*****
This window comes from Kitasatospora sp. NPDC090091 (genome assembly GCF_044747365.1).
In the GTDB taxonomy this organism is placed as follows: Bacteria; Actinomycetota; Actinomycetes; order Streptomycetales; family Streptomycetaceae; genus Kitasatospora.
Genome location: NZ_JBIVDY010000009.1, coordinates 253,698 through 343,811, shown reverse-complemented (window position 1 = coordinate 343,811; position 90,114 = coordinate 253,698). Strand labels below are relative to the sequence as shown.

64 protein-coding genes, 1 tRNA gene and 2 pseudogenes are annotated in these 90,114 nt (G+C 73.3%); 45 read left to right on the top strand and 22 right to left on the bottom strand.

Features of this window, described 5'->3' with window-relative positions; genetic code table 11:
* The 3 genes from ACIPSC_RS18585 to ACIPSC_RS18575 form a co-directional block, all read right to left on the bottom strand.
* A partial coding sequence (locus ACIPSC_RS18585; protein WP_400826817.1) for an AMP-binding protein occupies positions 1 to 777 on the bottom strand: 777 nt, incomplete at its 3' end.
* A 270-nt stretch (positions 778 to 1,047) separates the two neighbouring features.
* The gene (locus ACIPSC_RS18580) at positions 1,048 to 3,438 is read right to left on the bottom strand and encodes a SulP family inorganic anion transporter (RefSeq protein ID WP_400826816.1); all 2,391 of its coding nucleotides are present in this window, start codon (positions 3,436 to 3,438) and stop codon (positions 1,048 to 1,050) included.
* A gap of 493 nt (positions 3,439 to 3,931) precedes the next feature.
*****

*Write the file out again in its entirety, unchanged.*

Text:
This window comes from Kitasatospora sp. NPDC090091 (genome assembly GCF_044747365.1).
In the GTDB taxonomy this organism is placed as follows: Bacteria; Actinomycetota; Actinomycetes; order Streptomycetales; family Streptomycetaceae; genus Kitasatospora.
Genome location: NZ_JBIVDY010000009.1, coordinates 253,698 through 343,811, shown reverse-complemented (window position 1 = coordinate 343,811; position 90,114 = coordinate 253,698). Strand labels below are relative to the sequence as shown.

64 protein-coding genes, 1 tRNA gene and 2 pseudogenes are annotated in these 90,114 nt (G+C 73.3%); 45 read left to right on the top strand and 22 right to left on the bottom strand.

Features of this window, described 5'->3' with window-relative positions; genetic code table 11:
* The 3 genes from ACIPSC_RS18585 to ACIPSC_RS18575 form a co-directional block, all read right to left on the bottom strand.
* A partial coding sequence (locus ACIPSC_RS18585; protein WP_400826817.1) for an AMP-binding protein occupies positions 1 to 777 on the bottom strand: 777 nt, incomplete at its 3' end.
* A 270-nt stretch (positions 778 to 1,047) separates the two neighbouring features.
* The gene (locus ACIPSC_RS18580) at positions 1,048 to 3,438 is read right to left on the bottom strand and encodes a SulP family inorganic anion transporter (RefSeq protein ID WP_400826816.1); all 2,391 of its coding nucleotides are present in this window, start codon (positions 3,436 to 3,438) and stop codon (positions 1,048 to 1,050) included.
* A gap of 493 nt (positions 3,439 to 3,931) precedes the next feature.